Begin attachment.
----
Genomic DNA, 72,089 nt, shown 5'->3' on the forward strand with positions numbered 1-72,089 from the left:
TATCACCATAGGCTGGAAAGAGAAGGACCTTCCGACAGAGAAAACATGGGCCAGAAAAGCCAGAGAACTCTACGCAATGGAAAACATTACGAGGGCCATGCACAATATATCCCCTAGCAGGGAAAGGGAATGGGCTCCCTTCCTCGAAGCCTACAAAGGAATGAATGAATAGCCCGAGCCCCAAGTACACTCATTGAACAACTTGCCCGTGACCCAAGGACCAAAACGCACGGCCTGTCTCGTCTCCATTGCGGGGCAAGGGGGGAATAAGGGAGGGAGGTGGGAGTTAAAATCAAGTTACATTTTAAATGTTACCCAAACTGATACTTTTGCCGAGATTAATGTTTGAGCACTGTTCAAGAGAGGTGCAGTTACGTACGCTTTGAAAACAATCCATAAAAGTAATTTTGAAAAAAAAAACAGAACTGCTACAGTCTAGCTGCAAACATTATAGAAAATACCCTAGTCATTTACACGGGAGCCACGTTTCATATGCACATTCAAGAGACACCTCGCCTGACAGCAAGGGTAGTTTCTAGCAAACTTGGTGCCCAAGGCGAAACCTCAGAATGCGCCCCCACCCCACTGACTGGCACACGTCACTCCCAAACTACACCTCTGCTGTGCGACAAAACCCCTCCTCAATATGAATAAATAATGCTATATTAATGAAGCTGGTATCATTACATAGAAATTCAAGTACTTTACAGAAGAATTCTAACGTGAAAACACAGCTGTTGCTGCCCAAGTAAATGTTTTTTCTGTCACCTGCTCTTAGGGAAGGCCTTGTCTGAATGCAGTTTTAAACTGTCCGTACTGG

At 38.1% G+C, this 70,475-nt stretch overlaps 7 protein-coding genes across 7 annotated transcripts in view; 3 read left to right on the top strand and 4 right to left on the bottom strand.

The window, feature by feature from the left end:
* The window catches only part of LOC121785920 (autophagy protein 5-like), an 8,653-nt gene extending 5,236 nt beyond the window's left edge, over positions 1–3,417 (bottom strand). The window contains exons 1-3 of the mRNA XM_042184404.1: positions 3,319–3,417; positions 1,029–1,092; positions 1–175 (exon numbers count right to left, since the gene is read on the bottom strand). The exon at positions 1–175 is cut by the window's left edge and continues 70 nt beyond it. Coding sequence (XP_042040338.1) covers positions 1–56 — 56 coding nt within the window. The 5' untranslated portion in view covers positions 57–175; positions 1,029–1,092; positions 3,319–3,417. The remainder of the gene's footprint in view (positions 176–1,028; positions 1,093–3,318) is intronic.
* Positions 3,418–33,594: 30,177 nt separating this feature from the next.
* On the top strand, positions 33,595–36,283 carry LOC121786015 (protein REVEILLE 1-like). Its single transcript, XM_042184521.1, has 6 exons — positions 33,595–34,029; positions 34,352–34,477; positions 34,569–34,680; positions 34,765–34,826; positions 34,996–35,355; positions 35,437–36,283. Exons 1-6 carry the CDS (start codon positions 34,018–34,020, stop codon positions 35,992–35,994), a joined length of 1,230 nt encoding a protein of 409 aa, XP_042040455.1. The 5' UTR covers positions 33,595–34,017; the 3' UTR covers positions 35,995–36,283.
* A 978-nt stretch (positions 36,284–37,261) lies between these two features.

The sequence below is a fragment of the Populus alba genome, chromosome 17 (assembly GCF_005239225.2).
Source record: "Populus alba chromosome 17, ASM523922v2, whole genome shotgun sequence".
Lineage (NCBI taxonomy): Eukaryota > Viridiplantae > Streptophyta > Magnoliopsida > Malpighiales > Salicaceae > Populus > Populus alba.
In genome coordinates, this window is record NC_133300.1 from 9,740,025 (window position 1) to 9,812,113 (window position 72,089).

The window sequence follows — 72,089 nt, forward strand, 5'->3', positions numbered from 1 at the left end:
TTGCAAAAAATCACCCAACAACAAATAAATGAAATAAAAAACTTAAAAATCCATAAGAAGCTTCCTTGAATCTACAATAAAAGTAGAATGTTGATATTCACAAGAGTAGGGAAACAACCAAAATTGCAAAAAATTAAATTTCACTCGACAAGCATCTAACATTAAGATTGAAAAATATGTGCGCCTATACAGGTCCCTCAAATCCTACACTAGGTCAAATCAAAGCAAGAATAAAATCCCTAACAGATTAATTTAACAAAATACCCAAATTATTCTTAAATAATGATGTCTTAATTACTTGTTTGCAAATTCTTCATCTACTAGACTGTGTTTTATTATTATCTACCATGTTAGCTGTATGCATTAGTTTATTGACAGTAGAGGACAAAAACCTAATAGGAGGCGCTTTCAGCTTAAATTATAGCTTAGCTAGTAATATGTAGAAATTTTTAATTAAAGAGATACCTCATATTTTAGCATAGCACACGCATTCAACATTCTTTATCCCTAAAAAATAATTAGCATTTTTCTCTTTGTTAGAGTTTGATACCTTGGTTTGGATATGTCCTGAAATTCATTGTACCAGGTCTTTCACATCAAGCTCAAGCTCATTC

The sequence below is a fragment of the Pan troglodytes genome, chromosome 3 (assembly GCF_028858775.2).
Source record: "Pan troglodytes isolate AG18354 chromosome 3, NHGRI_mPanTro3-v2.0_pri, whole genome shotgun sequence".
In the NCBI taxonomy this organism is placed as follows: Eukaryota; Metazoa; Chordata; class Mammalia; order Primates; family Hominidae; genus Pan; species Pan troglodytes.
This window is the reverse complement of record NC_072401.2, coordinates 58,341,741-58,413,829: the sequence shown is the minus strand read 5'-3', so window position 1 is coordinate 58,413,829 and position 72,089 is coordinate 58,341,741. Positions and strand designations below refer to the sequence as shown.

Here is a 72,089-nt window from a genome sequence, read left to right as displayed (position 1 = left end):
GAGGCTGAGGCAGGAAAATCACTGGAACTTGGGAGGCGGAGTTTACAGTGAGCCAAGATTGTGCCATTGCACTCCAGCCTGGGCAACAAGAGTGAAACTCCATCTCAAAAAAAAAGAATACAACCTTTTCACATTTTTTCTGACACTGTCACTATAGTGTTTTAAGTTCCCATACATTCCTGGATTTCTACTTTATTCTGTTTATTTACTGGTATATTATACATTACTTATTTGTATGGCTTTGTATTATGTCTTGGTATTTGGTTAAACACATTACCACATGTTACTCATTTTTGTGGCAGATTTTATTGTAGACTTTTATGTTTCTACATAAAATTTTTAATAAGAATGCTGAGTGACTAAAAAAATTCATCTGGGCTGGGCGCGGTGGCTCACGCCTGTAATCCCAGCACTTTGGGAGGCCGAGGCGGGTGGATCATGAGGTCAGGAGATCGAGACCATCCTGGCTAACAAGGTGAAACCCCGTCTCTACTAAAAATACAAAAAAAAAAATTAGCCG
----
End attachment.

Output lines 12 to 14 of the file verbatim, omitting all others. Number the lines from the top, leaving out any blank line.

In genome coordinates, this window is record NC_133300.1 from 9,740,025 (window position 1) to 9,812,113 (window position 72,089).

The window sequence follows — 72,089 nt, forward strand, 5'->3', positions numbered from 1 at the left end:
TTGCAAAAAATCACCCAACAACAAATAAATGAAATAAAAAACTTAAAAATCCATAAGAAGCTTCCTTGAATCTACAATAAAAGTAGAATGTTGATATTCACAAGAGTAGGGAAACAACCAAAATTGCAAAAAATTAAATTTCACTCGACAAGCATCTAACATTAAGATTGAAAAATATGTGCGCCTATACAGGTCCCTCAAATCCTACACTAGGTCAAATCAAAGCAAGAATAAAATCCCTAACAGATTAATTTAACAAAATACCCAAATTATTCTTAAATAATGATGTCTTAATTACTTGTTTGCAAATTCTTCATCTACTAGACTGTGTTTTATTATTATCTACCATGTTAGCTGTATGCATTAGTTTATTGACAGTAGAGGACAAAAACCTAATAGGAGGCGCTTTCAGCTTAAATTATAGCTTAGCTAGTAATATGTAGAAATTTTTAATTAAAGAGATACCTCATATTTTAGCATAGCACACGCATTCAACATTCTTTATCCCTAAAAAATAATTAGCATTTTTCTCTTTGTTAGAGTTTGATACCTTGGTTTGGATATGTCCTGAAATTCATTGTACCAGGTCTTTCACATCAAGCTCAAGCTCATTC